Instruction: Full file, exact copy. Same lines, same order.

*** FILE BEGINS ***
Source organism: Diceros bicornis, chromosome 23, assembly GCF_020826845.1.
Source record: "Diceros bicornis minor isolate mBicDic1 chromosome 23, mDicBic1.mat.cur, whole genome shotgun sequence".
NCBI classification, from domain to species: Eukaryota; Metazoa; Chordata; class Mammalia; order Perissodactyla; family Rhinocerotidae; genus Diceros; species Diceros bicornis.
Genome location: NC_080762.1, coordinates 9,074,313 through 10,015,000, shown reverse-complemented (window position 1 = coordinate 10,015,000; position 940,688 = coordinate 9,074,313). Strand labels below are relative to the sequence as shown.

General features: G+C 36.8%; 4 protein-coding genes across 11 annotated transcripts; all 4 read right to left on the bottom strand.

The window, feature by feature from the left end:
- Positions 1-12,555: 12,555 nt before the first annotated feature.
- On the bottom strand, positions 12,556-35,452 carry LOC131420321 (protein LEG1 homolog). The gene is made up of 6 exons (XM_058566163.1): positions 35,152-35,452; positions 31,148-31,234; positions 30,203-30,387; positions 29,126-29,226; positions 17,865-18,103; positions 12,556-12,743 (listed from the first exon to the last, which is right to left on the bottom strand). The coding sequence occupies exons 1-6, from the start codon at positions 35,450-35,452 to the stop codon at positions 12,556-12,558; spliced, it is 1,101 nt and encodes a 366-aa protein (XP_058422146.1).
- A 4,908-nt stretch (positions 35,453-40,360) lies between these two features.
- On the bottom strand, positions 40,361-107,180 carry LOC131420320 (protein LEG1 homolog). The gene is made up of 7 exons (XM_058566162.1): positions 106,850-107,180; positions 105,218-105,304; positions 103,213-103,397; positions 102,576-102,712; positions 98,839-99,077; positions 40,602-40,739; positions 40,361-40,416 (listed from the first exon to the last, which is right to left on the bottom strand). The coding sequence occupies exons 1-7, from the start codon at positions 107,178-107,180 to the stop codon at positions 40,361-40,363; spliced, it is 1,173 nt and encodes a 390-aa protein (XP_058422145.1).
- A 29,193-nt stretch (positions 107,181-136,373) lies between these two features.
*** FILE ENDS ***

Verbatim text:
Source organism: Diceros bicornis, chromosome 23, assembly GCF_020826845.1.
Source record: "Diceros bicornis minor isolate mBicDic1 chromosome 23, mDicBic1.mat.cur, whole genome shotgun sequence".
NCBI classification, from domain to species: Eukaryota; Metazoa; Chordata; class Mammalia; order Perissodactyla; family Rhinocerotidae; genus Diceros; species Diceros bicornis.
Genome location: NC_080762.1, coordinates 9,074,313 through 10,015,000, shown reverse-complemented (window position 1 = coordinate 10,015,000; position 940,688 = coordinate 9,074,313). Strand labels below are relative to the sequence as shown.

General features: G+C 36.8%; 4 protein-coding genes across 11 annotated transcripts; all 4 read right to left on the bottom strand.

The window, feature by feature from the left end:
- Positions 1-12,555: 12,555 nt before the first annotated feature.
- On the bottom strand, positions 12,556-35,452 carry LOC131420321 (protein LEG1 homolog). The gene is made up of 6 exons (XM_058566163.1): positions 35,152-35,452; positions 31,148-31,234; positions 30,203-30,387; positions 29,126-29,226; positions 17,865-18,103; positions 12,556-12,743 (listed from the first exon to the last, which is right to left on the bottom strand). The coding sequence occupies exons 1-6, from the start codon at positions 35,450-35,452 to the stop codon at positions 12,556-12,558; spliced, it is 1,101 nt and encodes a 366-aa protein (XP_058422146.1).
- A 4,908-nt stretch (positions 35,453-40,360) lies between these two features.
- On the bottom strand, positions 40,361-107,180 carry LOC131420320 (protein LEG1 homolog). The gene is made up of 7 exons (XM_058566162.1): positions 106,850-107,180; positions 105,218-105,304; positions 103,213-103,397; positions 102,576-102,712; positions 98,839-99,077; positions 40,602-40,739; positions 40,361-40,416 (listed from the first exon to the last, which is right to left on the bottom strand). The coding sequence occupies exons 1-7, from the start codon at positions 107,178-107,180 to the stop codon at positions 40,361-40,363; spliced, it is 1,173 nt and encodes a 390-aa protein (XP_058422145.1).
- A 29,193-nt stretch (positions 107,181-136,373) lies between these two features.